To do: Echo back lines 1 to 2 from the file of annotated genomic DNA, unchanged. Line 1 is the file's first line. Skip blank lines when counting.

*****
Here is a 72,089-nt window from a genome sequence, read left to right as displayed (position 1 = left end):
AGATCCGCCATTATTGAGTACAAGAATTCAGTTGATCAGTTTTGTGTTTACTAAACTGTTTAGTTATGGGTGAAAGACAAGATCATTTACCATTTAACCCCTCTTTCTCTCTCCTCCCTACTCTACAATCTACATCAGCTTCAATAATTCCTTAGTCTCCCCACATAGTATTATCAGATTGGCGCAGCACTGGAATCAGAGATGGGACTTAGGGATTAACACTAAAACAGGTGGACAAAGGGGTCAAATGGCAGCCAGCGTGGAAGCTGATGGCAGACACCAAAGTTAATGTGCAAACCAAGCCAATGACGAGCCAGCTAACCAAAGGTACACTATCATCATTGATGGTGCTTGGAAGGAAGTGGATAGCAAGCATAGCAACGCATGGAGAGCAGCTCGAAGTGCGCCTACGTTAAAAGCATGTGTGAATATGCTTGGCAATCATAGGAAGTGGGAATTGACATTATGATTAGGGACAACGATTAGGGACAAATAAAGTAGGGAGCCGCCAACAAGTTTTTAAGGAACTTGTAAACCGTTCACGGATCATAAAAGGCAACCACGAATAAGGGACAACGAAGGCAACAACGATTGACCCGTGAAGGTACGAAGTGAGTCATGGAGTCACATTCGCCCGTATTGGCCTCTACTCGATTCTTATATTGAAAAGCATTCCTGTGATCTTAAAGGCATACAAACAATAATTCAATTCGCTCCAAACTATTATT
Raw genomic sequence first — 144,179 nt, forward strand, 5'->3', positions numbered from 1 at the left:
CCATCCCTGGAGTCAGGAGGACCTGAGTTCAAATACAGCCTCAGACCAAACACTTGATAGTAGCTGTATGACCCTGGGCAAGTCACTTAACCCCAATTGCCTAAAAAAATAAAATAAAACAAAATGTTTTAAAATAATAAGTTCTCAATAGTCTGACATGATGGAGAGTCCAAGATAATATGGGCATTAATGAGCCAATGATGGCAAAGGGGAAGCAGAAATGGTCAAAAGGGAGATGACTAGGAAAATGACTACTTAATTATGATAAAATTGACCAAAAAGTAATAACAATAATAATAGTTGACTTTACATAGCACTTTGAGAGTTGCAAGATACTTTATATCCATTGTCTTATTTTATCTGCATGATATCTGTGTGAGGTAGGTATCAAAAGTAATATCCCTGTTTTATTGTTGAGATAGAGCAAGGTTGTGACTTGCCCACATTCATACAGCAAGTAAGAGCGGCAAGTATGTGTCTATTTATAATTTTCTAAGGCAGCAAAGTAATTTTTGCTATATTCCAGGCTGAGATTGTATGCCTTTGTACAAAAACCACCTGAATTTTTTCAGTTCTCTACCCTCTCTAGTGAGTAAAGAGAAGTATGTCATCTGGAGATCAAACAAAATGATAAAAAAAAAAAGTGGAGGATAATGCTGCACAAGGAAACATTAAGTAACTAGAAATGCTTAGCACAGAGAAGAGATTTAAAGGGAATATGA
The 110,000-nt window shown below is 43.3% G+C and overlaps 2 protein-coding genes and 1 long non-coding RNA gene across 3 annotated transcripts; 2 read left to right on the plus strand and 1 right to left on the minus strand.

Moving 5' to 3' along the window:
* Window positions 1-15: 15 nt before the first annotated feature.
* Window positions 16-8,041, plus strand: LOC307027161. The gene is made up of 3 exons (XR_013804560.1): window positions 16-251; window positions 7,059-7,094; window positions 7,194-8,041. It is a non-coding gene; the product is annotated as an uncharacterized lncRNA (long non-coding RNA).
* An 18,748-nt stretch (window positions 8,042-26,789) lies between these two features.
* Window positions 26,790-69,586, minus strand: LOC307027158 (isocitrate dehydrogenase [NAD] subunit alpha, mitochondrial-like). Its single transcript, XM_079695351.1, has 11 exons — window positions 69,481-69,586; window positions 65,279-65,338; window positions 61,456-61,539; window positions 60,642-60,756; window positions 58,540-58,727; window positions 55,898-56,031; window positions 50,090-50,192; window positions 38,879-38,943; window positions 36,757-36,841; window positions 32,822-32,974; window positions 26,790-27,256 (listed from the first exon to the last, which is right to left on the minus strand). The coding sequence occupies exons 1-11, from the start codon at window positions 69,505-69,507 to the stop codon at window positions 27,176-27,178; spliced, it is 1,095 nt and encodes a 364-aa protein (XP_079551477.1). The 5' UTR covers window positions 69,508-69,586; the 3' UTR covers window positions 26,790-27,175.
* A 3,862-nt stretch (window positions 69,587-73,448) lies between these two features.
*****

Here is a 72,089-nt window from a genome sequence, read left to right as displayed (position 1 = left end):
AGATCCGCCATTATTGAGTACAAGAATTCAGTTGATCAGTTTTGTGTTTACTAAACTGTTTAGTTATGGGTGAAAGACAAGATCATTTACCATTTAACCCCTCTTTCTCTCTCCTCCCTACTCTACAATCTACATCAGCTTCAATAATTCCTTAGTCTCCCCACATAGTATTATCAGATTGGCGCAGCACTGGAATCAGAGATGGGACTTAGGGATTAACACTAAAACAGGTGGACAAAGGGGTCAAATGGCAGCCAGCGTGGAAGCTGATGGCAGACACCAAAGTTAATGTGCAAACCAAGCCAATGACGAGCCAGCTAACCAAAGGTACACTATCATCATTGATGGTGCTTGGAAGGAAGTGGATAGCAAGCATAGCAACGCATGGAGAGCAGCTCGAAGTGCGCCTACGTTAAAAGCATGTGTGAATATGCTTGGCAATCATAGGAAGTGGGAATTGACATTATGATTAGGGACAACGATTAGGGACAAATAAAGTAGGGAGCCGCCAACAAGTTTTTAAGGAACTTGTAAACCGTTCACGGATCATAAAAGGCAACCACGAATAAGGGACAACGAAGGCAACAACGATTGACCCGTGAAGGTACGAAGTGAGTCATGGAGTCACATTCGCCCGTATTGGCCTCTACTCGATTCTTATATTGAAAAGCATTCCTGTGATCTTAAAGGCATACAAACAATAATTCAATTCGCTCCAAACTATTATT